He obtained his Master of Divinity degree the same year before being sent to Toronto for a second internship, teamed up with Rev. Norm Seli of Jubilee United Church. The latter became his supervisor and an excellent mentor. A musician and performer, Norm encouraged Etienne to use his talents in the full range of colours of his vivid French Canadian nature to have fun, laugh and cry in Church while fostering a deep spiritual bond with the parishioners he accompanied.

Rev. Étienne was ordained a minister of the Word, Sacraments, and Pastoral Care by the Synod of Montréal and Ottawa on May 30, 2015, at Ste-Anne-de-Bellevue. His enthusiastic and authentic style will emphasize radical inclusivity and lively preaching that simplifies Christian spirituality, whether in religious celebrations or on the Internet, to revive the relevance of the Holy Scriptures in people's daily lives. Etienne will quickly be called upon to preach at regional and national gatherings and counsel his colleagues in positions of authority in the church.

Surprisingly, Étienne was first appointed in Hamilton, Ontario, at Stoney Creek United Church, a 200-year-old English-speaking parish founded near the historic battlefield of 1812, another sociocultural context with which he was unfamiliar. He remained there for three years before being appointed to Marshall Memorial United Church in a more modern building, which he thought would be more accessible to his physical condition. There he discovered a harsher reality for people with motor disabilities: the accelerated wear and tear and accelerated effects of aging despite his young age. He could no longer function at the same pace as a person without a disability in this highly performative environment. In addition, he was confronted with an organizational rigidity that did not know how to adapt to human differences. With deep sorrow, Étienne was forced to leave his congregational ministry early in his career in 2020.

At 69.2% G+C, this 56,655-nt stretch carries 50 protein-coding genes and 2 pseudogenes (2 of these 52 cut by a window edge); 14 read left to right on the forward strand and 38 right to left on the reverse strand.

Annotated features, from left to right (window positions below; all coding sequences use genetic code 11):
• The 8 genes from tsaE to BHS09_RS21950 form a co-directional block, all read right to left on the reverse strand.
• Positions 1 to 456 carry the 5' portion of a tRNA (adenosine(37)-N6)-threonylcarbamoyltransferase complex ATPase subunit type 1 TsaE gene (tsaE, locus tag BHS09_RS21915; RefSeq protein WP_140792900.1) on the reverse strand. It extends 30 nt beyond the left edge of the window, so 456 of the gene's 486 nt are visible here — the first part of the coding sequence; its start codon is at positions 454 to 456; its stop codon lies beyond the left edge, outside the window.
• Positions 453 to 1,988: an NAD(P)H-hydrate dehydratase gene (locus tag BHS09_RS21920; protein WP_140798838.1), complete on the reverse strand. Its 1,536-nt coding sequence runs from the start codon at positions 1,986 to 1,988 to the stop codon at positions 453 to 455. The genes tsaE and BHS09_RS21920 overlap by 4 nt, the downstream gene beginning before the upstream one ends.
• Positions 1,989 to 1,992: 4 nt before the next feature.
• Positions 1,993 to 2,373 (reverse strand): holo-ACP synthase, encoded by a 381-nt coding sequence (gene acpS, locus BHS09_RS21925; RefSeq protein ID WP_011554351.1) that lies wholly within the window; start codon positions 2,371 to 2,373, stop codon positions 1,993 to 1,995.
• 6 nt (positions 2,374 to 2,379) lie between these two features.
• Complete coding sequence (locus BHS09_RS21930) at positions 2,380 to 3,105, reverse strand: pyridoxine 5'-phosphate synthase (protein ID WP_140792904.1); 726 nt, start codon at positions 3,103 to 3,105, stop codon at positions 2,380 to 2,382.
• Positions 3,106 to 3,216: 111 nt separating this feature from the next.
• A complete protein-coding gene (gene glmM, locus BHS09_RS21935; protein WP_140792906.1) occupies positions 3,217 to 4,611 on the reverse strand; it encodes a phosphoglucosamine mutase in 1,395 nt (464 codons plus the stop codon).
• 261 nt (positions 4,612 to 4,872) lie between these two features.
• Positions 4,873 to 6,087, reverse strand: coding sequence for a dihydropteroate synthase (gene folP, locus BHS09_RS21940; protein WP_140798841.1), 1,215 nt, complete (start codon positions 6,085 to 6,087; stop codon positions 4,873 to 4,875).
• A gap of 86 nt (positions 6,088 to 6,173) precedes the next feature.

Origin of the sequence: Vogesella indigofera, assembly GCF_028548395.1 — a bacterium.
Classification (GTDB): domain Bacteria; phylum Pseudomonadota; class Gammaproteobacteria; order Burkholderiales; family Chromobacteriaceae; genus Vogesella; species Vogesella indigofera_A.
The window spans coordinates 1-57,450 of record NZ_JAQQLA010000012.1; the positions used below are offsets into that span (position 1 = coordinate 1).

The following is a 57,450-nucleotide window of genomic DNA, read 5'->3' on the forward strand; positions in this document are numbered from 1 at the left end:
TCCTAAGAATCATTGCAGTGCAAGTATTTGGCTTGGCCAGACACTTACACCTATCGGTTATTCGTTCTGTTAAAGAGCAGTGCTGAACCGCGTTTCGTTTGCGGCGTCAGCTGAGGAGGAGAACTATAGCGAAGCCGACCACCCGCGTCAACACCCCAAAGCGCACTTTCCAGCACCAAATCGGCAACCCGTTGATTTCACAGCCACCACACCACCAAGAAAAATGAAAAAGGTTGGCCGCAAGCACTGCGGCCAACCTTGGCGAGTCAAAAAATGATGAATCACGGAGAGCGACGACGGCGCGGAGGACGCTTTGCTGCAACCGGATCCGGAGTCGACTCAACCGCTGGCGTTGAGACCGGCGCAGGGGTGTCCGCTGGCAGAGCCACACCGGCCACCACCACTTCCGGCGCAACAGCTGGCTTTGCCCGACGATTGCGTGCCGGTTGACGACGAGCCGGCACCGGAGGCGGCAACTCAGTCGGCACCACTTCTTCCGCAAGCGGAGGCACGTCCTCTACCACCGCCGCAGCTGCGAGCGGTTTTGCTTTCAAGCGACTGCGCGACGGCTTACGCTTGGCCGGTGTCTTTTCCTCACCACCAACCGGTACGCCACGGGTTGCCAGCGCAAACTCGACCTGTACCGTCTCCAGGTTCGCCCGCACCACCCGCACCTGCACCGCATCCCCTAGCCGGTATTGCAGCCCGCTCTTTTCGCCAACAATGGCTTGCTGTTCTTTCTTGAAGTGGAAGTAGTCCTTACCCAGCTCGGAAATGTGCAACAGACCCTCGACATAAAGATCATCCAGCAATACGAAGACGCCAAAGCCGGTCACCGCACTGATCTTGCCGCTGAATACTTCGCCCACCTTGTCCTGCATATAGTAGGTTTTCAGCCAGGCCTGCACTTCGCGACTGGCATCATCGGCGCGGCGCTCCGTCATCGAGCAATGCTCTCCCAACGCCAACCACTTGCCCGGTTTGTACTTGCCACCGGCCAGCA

Before hanging up his stole, Étienne remembered that he had chosen to wear it for one last public event. Following Anglican Archbishop Michael Curry and other Church leaders who organized the "Reclaiming Jesus" rally, he joined hundreds of Canadian and American ecumenical clergy in Washington, D.C., to march on the White House and send a strong message to President Trump that nobody should use Jesus or religion to hurt people. Thirteen thousand steps with the crowd[1] remains a personal feat that Étienne will not be able to repeat, and this memory transcends his daily barriers and the borders of the world.

Étienne was forced to stay home a year before the onset of the Covid-19 pandemic that eventually confined everyone. During his recovery, he explored virtual ministry by launching two podcasts: FriendlyRev[2] (in English) and Mon Ami Pasteur[3] (in French), making it his mission to answer people's spiritual questions in conversations like one would have with friends. The first season and its 26 episodes of less than 15 minutes were heard and watched by over 600 people until 2022.

While writing these words, Etienne does not know what will happen to his public life and continues to hope to discover a new mission that will put his talents to good use while respecting his health.

[1] Grenier, Suzanne. 2018. "13,000 pas avec la foule.” Aujourd’hui Credo, June 14, 2018. in French

[2] Access the podcast in English:

[3] Access the podcast in French: